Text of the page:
Once bitten twice shy: Greater scrutiny ahead for employees misclassified as contractors

October 22, 2017 0 COMMENTS

by Jackie VanDerMeulen

Organizations’ use of independent contractors (often also referred to as consultants) as opposed to actual employees has grown significantly over the years. This trend comes as no surprise in a changing economy where particular skill sets are required at specific times and where flexibility is a key driver of success. In some cases, the characterization of a relationship as one of independent contractor is driven by requests from workers themselves, often to take advantage of certain tax benefits.

There are lots of great reasons to use independent contractors as part of a workforce. Increasingly however, adjudicators, plaintiff lawyers, and legislators are challenging employers who “misclassify” workers as independent contractors. A finding that a worker (or group of workers) has been misclassified can result in significant liability for an organization. Employers may therefore want to think twice before using independent contractors.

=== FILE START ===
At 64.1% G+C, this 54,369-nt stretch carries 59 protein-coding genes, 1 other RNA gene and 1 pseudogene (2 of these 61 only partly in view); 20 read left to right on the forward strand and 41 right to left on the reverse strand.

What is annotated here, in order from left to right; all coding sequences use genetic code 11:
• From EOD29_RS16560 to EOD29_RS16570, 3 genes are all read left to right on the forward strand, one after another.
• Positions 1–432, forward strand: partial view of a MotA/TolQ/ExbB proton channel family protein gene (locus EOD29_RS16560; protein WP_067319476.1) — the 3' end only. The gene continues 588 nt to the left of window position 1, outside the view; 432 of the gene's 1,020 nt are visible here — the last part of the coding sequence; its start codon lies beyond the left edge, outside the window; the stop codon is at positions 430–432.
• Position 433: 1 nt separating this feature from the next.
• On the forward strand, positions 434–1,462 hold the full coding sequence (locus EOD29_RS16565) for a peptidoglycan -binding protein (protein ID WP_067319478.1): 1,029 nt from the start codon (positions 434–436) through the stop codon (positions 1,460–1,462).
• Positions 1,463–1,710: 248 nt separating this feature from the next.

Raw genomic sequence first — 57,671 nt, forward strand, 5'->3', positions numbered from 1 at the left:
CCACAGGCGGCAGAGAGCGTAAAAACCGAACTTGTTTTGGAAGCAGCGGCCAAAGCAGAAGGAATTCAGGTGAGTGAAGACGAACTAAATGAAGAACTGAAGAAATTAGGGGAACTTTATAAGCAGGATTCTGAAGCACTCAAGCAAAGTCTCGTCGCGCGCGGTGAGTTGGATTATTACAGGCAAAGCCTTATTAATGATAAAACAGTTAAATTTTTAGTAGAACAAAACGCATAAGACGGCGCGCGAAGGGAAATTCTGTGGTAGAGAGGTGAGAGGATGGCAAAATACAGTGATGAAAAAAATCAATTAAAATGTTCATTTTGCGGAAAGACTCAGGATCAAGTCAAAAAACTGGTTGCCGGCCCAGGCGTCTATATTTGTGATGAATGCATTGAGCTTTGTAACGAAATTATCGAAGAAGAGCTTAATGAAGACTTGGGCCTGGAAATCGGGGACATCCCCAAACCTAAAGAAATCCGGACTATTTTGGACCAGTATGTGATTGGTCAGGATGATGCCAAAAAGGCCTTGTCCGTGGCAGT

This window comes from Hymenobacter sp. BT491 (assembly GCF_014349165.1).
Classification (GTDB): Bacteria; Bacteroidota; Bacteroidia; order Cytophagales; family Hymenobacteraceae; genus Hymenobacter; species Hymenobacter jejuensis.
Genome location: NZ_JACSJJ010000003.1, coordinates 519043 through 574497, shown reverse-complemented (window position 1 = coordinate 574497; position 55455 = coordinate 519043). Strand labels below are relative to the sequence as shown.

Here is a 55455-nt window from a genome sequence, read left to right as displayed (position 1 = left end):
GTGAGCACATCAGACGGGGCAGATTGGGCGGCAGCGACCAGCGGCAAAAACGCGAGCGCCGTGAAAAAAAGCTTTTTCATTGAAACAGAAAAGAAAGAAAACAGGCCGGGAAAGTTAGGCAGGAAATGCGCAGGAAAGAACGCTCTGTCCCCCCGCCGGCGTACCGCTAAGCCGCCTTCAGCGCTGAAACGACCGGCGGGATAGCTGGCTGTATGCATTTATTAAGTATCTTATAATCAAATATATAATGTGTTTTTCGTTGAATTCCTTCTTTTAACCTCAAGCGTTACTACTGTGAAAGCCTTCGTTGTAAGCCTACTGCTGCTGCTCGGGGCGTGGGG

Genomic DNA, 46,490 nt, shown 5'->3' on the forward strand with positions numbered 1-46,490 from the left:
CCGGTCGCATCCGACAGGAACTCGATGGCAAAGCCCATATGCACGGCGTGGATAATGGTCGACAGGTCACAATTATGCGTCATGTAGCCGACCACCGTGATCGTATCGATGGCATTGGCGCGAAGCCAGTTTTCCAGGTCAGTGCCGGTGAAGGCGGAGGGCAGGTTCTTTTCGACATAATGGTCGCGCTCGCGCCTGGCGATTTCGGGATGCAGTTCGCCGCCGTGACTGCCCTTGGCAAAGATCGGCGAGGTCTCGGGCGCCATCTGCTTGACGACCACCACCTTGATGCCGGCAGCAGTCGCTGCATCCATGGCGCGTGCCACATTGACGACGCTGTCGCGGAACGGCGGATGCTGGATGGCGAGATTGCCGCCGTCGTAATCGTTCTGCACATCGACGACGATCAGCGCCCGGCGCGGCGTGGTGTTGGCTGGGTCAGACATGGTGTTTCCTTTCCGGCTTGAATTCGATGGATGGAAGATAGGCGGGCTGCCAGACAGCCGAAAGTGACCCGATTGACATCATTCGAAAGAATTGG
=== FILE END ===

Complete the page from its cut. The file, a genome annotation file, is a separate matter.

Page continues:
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When Must Individual Contractors Receive Reasonable Notice?

January 25, 2010 0 COMMENTS

By Donna Gallant

A recent appeal court decision demonstrates once again that defining work relationships is far from an exact science. Somewhere on the spectrum between employees and independent contractors, we have seen the emergence of “dependent contractors.” What hasn’t been entirely clear is how one determines “dependent contractor” status.  Nor what that status means in terms of the worker’s entitlements on termination.

The Ontario Court of Appeal in McKee v. Reid’s Heritage Homes Ltd. attempts to shed some light on these issues. The decision may have broad ramifications across Canada.

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